When the venerable but wilting shapewear brand Scandale was bought by a Hong Kong firm, it took four years to relaunch. Gemma Champ explores how this retro label became utterly modern.
There’s no shortage of vintage-style lingerie on the market at the moment. High-waisted knickers, long-line bras, suck-you-in bodies and an embarrassment of shapewear riches have filled boutiques and department stores, partly fuelled by the craze for mid-century fashions such as Mad Men-style wiggle frocks and body-hugging gowns. It’s a trend that shows little sign of fading over the next few seasons, and for Scandale it couldn’t be more timely.
“I think the heritage is really important [in selling the brand],” says Maria Ryan, UK sales manager for Scandale. “Obviously there are a few brands around with heritage. For buyers it’s partly about confidence in a brand that’s been around a long time, but also there’s so much retro fashion on trend at the moment that I think the fact we’ve tried to remain true to our heritage, but bring some retro styling in a modern fashion, has really
played to what’s around in the market at the moment.”
When the brand relaunched in January 2012, it was with the concise, edited Sirène collection and striking campaign images, pneumatically vampish in a Lana Turner-meets-Lana Del Rey sort of way – and, indeed, the latter’s concurrent rise to fame, with her hit album Born To Die released in the same month, offered another boost to the burgeoning retro trend.
But it had taken four years from the brand’s purchase by the Hong Kong firm Hop Lun for the brand to be ready for market, and for much of that time brand manager Stephanie Chan was digging around on the internet to research Scandale’s long history.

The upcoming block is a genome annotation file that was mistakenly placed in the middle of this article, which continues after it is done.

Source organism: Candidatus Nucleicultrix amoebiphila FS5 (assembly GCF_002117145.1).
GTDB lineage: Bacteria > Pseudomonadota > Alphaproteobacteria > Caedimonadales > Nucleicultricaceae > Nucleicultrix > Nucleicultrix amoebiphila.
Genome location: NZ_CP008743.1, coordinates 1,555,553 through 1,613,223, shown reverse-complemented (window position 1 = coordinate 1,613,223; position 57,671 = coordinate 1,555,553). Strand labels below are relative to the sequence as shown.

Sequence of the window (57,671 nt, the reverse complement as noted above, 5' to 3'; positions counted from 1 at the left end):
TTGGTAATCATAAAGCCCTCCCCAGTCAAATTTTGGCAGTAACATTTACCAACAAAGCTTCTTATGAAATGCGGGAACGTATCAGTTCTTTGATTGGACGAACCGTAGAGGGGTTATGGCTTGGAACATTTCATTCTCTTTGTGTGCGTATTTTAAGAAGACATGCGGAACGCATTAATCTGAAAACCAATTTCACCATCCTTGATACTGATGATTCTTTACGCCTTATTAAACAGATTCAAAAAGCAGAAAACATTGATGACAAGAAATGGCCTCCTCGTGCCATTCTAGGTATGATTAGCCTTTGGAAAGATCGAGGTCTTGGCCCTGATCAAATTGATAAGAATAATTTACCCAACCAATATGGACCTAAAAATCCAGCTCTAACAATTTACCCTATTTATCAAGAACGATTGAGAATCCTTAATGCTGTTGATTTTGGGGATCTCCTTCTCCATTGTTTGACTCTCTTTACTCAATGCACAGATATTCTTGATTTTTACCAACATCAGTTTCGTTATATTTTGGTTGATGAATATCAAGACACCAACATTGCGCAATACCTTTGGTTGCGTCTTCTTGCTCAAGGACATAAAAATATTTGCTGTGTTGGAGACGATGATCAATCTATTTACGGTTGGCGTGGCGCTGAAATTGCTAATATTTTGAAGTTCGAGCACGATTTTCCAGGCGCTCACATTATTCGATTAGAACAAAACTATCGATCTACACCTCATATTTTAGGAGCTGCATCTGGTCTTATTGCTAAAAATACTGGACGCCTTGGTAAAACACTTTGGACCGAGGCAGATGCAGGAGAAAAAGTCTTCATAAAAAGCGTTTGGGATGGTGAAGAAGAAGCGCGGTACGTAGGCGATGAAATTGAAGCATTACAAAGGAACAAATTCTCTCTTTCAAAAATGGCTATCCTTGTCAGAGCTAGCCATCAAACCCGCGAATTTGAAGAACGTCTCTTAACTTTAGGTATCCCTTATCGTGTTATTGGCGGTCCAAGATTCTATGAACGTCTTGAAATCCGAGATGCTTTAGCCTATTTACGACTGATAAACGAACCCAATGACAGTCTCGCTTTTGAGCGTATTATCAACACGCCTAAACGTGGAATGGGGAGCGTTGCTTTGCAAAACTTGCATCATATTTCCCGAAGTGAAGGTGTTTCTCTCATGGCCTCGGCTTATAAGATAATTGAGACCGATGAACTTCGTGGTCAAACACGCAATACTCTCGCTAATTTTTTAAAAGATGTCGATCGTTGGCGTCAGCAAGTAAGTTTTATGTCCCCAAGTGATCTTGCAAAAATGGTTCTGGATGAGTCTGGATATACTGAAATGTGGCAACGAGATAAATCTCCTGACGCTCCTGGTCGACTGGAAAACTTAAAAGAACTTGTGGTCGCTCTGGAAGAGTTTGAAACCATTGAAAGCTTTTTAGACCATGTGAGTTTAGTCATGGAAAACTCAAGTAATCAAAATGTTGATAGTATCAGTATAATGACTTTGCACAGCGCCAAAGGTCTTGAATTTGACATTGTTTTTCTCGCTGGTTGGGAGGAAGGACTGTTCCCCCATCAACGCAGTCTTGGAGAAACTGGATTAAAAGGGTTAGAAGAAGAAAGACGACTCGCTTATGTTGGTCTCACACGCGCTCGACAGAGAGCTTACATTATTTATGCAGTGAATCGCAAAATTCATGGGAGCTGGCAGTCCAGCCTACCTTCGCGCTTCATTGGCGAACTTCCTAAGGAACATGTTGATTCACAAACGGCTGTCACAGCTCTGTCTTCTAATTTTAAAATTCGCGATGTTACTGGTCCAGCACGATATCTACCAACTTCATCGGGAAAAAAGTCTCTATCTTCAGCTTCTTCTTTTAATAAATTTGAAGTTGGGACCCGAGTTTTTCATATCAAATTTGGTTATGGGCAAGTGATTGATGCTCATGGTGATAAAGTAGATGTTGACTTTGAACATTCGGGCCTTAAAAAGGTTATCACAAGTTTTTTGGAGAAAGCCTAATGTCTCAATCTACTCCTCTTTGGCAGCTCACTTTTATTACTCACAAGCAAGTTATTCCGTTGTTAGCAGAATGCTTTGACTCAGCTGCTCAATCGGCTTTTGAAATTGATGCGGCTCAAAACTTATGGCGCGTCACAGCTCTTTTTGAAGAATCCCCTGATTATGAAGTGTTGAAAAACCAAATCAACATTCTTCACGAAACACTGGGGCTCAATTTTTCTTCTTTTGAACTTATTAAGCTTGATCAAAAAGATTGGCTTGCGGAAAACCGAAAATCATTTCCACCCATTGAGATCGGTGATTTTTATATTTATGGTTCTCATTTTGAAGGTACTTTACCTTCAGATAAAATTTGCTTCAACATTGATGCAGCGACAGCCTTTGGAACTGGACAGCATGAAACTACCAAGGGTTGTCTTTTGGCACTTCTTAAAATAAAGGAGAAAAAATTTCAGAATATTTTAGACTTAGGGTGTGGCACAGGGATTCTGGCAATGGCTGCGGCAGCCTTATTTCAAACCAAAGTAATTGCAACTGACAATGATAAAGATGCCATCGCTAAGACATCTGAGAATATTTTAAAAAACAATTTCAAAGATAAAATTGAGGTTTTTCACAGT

“When we bought the brand, we really got nothing, not even a logo,” she says. “So obviously one of the first things I went out to do was to see what I could find and what was out in the market, and I’ve basically spent the last few years buying whatever I can to try and build up our archive – and I’ve got over 400 of the old ads now.”
There are few companies, in this impatient age of the quick buck, who would be willing to sit on a dormant brand for several years, paying someone to research and buy an entire archive of material. But that decision shows a laudable understanding of the importance of heritage and narrative to today’s shopper. If you’ve got a legacy of French design going back to the 1930s, you might as well use it – and Scandale as a company was virtually over when it was bought.
“The company was pretty much bankrupt, so we bought the name, and then it was out of the market for a few years while we decided what we wanted to do with it,” says Chan. “I’ve found out so much more about the brand. The more I look into it, the more of this kind of stuff I buy, I just keep learning more and more about its history.”
The brand is not ruled by its history, however – more inspired by it, though strongly inspired, within the parameters of modern lingerie. And it seems that the balance is just right.
“In reality, we can do what we want with the brand,” asserts Chan. “It was really up to us to decide which direction to take it in and how we wanted to treat it in the future. The important angle was really to look at its history, think about what it was known for, why people liked the brand, really try and treat it with a bit of respect, for its long years, and just do something really beautiful with it. And I think that’s what people have responded to when they’ve seen it.
“We get a lot of design inspiration from the archive in terms of styling, and overall shape,” she adds, “but in terms of how we then put that garment together it’s absolutely modern. In terms of the sewing techniques, the finishing details, the fabrics, all very modern.”
Part of that inspiration comes from the inherent contradiction in this brand: that a shapewear firm (not traditionally one of the more glamorous areas of lingerie) should have a name as sizzlingly, Gallically sexy as Scandale. The story of the name has been widely repeated since the relaunch: the founder Robert Perrier in 1932 responded to technical advances and changes in fashion to create a soft stretch-tulle girdle that was a leap forward from the constraining foundations worn at the time. His assistant, it is said, saw the girdle and cried, “C’est une scandale!” It’s an ironic story: though the brand is now so synonymous with those hourglass shapes of the 50s and 60s, the 30s were a decade marked by the fluid, bias-cut drapes of Else Schiaparelli and Madeleine Vionnet – for which a soft tulle girdle was just the necessary thing.